Review: Bad Girls Don’t Die by Katie Alender

Bad Girls Don't Die by Katie Alender

Alexis thought she led a typically dysfunctional high school existence. Dysfunctional like her parents’ marriage; her doll-crazy twelve-year-old sister, Kasey; and even her own anti-social, anti-cheerleader attitude. When a family fight results in some tearful sisterly bonding, Alexis realizes that her life is creeping from dysfunction into danger. Kasey is acting stranger than ever: her blue eyes go green sometimes; she uses old-fashioned language; and she even loses track of chunks of time, claiming to know nothing about her strange behavior. Their old house is changing, too. Doors open and close by themselves; water boils on the unlit stove; and an unplugged air conditioner turns the house cold enough to see their breath in.

Alexis wants to think that it’s all in her head, but soon, what she liked to think of as silly parlor tricks are becoming life-threatening–to her, her family, and to her budding relationship with the class president. Alexis knows she’s the only person who can stop Kasey — but what if that green-eyed girl isn’t even Kasey anymore?

Title: Bad Girls Don’t Die (Bad Girls Don’t Die #1)
Author: Katie Alender
Publication date: April 21, 2009

Last year I read The Dead Girls of Hysteria Hall by Katie Alender and I was going to say that I didn’t care much for it but now I see that I gave it four stars. Rereading my review, I do remember liking it, but I liked Bad Girls Don’t Die much better. (Which makes it kind of strange that I’m giving it four stars too, but whatever. Ratings are subjective anyway.)

Alexis isn’t the usual YA main character. She’s an outcast at school (which is typical ya), she’s also the kind of kid your parents warned you about. She sometimes hangs out with the Doom Squad, who are basically goths, but she doesn’t really like them. She gets in trouble a lot, spending every Saturday in detention. However, she’s basically a good girl version of a bad girl. She doesn’t do anything really bad like stealing or dealing drugs. She dyes her hair pink and slaps “Gas Guzzler” bumper stickers on every SUV in the school parking lot, that kind of thing. She embraces her outcast status but the popular kids know who she is and interact with her on a regular basis, especially as the book goes on.

She also catches the eye of one of the guys in the group. He’s new to the school and pretty much doesn’t care that he’s not supposed to like Alexis. I liked him at least as much as I liked Alexis, but unfortunately I didn’t feel any real chemistry between them. Oh well. Their romance isn’t the main part of the story anyway.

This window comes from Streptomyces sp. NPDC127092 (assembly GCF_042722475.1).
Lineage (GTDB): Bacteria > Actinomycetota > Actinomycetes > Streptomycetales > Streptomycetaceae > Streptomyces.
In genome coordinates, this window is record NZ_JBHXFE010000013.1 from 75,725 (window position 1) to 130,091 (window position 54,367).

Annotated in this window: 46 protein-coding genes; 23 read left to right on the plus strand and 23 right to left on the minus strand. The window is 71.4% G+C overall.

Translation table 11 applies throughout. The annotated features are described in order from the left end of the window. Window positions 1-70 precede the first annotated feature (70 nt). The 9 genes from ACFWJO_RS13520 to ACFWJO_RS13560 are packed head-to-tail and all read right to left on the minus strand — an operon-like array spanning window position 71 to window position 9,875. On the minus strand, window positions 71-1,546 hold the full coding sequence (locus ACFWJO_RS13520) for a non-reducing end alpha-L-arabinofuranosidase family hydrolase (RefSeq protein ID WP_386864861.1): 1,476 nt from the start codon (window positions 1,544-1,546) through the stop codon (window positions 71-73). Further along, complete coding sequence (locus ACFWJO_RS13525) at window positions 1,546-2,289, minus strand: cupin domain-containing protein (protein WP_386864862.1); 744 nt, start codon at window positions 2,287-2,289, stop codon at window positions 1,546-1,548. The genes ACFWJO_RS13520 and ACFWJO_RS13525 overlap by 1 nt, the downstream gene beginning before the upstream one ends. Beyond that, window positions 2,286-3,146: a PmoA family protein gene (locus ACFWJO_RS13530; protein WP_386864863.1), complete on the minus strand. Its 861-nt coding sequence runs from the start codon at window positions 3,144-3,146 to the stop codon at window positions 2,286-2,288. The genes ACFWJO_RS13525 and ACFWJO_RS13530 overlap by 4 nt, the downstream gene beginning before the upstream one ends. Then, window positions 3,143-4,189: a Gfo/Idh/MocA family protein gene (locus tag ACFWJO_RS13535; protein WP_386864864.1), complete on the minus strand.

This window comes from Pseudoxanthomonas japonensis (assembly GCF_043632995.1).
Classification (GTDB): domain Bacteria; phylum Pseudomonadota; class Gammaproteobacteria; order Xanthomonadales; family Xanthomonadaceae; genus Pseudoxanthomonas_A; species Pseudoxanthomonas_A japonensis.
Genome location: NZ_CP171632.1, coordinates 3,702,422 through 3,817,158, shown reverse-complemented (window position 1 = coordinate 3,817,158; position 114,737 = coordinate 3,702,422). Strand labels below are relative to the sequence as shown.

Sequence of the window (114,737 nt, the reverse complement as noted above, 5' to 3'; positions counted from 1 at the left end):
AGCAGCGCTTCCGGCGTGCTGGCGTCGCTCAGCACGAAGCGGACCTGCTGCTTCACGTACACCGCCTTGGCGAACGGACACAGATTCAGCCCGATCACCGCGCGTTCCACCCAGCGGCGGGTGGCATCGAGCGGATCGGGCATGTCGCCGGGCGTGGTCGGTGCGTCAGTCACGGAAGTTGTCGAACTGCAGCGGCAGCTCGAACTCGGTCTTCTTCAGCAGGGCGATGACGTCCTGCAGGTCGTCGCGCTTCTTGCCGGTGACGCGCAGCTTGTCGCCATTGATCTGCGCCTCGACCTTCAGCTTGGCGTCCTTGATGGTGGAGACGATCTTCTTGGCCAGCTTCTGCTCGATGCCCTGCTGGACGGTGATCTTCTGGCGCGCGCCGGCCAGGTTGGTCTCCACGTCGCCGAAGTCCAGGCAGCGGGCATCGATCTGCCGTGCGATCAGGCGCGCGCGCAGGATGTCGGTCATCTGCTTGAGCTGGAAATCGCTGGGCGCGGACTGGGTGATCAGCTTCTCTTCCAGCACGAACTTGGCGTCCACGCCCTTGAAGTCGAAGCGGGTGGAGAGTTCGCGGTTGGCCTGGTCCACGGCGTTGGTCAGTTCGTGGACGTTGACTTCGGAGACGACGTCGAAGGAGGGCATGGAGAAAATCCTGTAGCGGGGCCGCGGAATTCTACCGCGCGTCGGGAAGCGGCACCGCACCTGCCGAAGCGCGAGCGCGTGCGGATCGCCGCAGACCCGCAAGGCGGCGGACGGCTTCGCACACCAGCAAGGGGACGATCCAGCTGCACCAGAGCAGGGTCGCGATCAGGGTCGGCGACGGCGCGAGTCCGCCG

The meat of the story relates to the creepy house Alexis lives in with her family. Not only is her house creepy, but her sister Kasey collects all these creepy dolls too. Alexis and Kasey suffer from Absent Parent Syndrome; their parents are out all the time. Her mom is working crazy hours for a promotion and her dad, well I don’t remember where he was the first part of the book, but he spends the last half of it in the hospital. I guess that’s a good way to get rid of him and make it more believable that Alexis is the only one who notices that something is going on in their house. Even so, there are early hints that something is wrong with Kasey. The official story is that Kasey’s best friend Mimi broke her arm when she fell while running, but Mimi claims that Kasey broke her arm.

As strange things start happening, Alexis has to keep an eye on her sister and try to figure out what’s happening and how to stop it. I didn’t find the book all that scary, but I’m pretty hard to scare and I did still enjoy it. I was really into what was happening to Kasey and why, and I liked that she had to dig into the past to figure out what was going on. The best thing is, Bad Girls Don’t Die is the first book in a trilogy. I’m excited to read the rest!

4 stars